Southern California's most amazing showplace . . . Conducted tours of the Castle at a nominal charge. For overnight accommodations address Manager, Scotty's Castle, Goldfield, Nevada.
One $2.00 Single Copy 25¢
Grubstaker: The late Scotty Allen
THE PONY EXPRESS
Stories of Pioneers and Old Trails
Herb S. Hamlin, Editor
Address All Mail to The Pony Express Museum
500 Virginia Ave., San Mateo, California
Published Monthly at Placerville, California
Death Valley Scotty leaned back in the big leather chair, puffed at his cigar, and told this one:
"One day I'm out in the courtyard diggin' a hole. An old sister came up to me an' says:
'You'll cook your brains, working like that out in this hot sun.' I says "Hell, if I had any brains I wouldn't be out here in this hot sun in the first place." —"Park Ranger Sam Houston"
Badwater is good water since analysis indicates the presence of common salt, Glauber's salt, and Epsom salt dissolved in water — no arsenic. It is recommended that each visitor drink about ½ pint.
AUTHORITY ON LOST MINES
The girl from Arizona talking to Ray Hetherington, made the claim that Arizona had more lost mines than California. Ray, who is publishing his second book on lost mines, answered, "But ours in California are lost better than yours." . . . Which reminds me . . . Ray's Ghost Town Book Shop at Knotts Berry Farm, Buena Park, California, is the only place that has copies of "Packet Two of Pouch One" of this newspaper . . . if you are looking for lost treasure.
Bill Magee's Western Barbecue Cook Book
This is the cookbook you've been waiting for! Ainsworth and Magee make an incomparable team as they depict the gustatory glories of the barbecue.
Preceding each selection of recipes you will find a wealth of material on the history of the barbecue and the succulent treats that stem from the first Spanish settlements. Anecdote follows anecdote as only Ed Ainsworth, Los Angeles Times Editor, can tell them.
Bill Magee is known throughout the Southwest as the best barbecue cook in the region. From a whole steer to a chili sauce, Bill pours forth a wealth of recipes gleaned from fifty-five years of cooking at the pit.
Take the guesswork out of barbecuing with the Western Barbecue Cookbook. Your guests will appreciate it — and so will you! Sixty illustrations by Clyde Forsythe.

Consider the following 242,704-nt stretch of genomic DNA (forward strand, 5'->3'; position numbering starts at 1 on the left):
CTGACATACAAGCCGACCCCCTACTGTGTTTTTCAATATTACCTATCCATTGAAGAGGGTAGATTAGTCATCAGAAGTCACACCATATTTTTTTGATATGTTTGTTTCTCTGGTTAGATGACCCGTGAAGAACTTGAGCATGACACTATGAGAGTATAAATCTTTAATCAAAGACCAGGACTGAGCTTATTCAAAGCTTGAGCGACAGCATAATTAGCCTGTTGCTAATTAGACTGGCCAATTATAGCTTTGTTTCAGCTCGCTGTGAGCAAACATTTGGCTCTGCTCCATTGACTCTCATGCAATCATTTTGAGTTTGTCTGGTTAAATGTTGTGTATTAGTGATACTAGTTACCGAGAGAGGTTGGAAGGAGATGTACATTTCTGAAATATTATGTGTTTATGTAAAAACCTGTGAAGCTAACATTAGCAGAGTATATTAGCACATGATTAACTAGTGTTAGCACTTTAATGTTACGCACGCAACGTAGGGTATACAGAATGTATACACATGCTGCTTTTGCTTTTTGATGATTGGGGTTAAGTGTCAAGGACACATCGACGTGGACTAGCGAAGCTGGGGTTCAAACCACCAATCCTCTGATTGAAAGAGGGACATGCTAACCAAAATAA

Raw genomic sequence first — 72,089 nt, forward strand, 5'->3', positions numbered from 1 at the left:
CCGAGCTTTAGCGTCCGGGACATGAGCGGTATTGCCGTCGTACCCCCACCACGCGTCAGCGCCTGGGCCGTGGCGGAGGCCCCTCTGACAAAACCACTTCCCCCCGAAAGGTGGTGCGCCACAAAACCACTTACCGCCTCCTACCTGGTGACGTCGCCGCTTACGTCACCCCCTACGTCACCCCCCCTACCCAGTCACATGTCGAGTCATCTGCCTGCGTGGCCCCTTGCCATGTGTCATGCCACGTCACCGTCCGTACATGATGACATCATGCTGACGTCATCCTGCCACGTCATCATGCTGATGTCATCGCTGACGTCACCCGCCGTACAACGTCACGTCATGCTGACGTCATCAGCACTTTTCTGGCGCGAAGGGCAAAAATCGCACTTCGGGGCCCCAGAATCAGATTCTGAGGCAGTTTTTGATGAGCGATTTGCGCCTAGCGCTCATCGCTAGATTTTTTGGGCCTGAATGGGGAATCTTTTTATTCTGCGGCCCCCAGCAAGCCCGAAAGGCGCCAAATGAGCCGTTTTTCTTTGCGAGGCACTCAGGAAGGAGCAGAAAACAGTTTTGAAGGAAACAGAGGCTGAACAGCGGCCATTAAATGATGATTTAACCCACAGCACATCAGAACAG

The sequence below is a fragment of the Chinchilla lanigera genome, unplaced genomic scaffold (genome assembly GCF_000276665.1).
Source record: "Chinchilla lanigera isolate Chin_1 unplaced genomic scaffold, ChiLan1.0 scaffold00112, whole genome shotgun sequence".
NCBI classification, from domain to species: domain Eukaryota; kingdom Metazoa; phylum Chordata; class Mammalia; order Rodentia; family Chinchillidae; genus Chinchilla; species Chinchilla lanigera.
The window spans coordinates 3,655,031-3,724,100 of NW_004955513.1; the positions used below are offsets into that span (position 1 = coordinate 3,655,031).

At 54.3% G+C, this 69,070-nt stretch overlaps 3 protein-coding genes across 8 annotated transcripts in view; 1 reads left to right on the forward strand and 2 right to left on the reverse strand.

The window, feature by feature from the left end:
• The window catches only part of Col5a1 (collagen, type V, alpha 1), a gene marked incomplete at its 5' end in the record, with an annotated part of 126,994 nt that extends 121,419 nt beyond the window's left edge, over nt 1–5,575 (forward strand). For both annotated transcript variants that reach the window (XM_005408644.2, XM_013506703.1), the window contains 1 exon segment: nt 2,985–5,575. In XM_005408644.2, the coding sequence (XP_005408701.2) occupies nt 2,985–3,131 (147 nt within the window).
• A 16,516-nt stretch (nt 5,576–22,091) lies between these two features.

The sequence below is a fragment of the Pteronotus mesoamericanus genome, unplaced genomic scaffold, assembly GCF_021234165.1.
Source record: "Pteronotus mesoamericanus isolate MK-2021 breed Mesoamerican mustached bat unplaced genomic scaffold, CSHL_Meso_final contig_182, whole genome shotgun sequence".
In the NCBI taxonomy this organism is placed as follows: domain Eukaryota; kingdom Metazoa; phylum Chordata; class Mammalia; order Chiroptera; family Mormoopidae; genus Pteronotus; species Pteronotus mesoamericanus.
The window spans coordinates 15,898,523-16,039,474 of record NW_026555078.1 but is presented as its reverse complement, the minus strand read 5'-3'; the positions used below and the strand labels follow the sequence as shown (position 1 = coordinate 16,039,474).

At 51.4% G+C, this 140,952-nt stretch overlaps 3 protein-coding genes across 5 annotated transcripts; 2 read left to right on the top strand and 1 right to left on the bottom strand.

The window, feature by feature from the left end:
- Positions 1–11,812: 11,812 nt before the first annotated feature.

NO TRESPASSING—THIS MEANS YOU
Keepin' a safe distance behind his prey, a hunter yesterday sloshed through the snow on Telegraph Peak on the trail of the biggest, most battle-scarred, most vicious looking mountain lion he had ever seen.
He had just come to a point where the tracks disappeared into the opening of a cave when he heard an earth-shaking din and, seconds later, watched from the top of a nearby tree as Panamint Pete emerged from the cave dragging the huge beast by the tail.
Pete gave the struggleing lion a resounding kick where he thought it would have the most effect, and was about to return to the cave when he noticed the hunter in the top of the tree.
"No blasted lion is going to share my fire on a cold day unless he brings in some wood," snapped Pete by way of explanation, and he disappeared into the entrance.
One of the 101 Adventures of Panamint Pete, by Leonard F. Murnane. Published by Hubbard Printing, Randsburg, California. $1.50.
Since '49, the Land of Historic Adventure
Furnace Creek Inn
Furnace Creek Ranch
Located in the center of the valley . . . Explore the route of the Jayhawkers, the Arcane-Manly party who named the valley and who, during the winter of 1849 became lost seeking a short-cut to the California gold fields. This history will be commemorated in a colorful Pagaent on Dec. 3, highlighted by an exhibition of the famous 20 Mule Team, the same type that for many years hauled Borax out of Death Valley for the renowned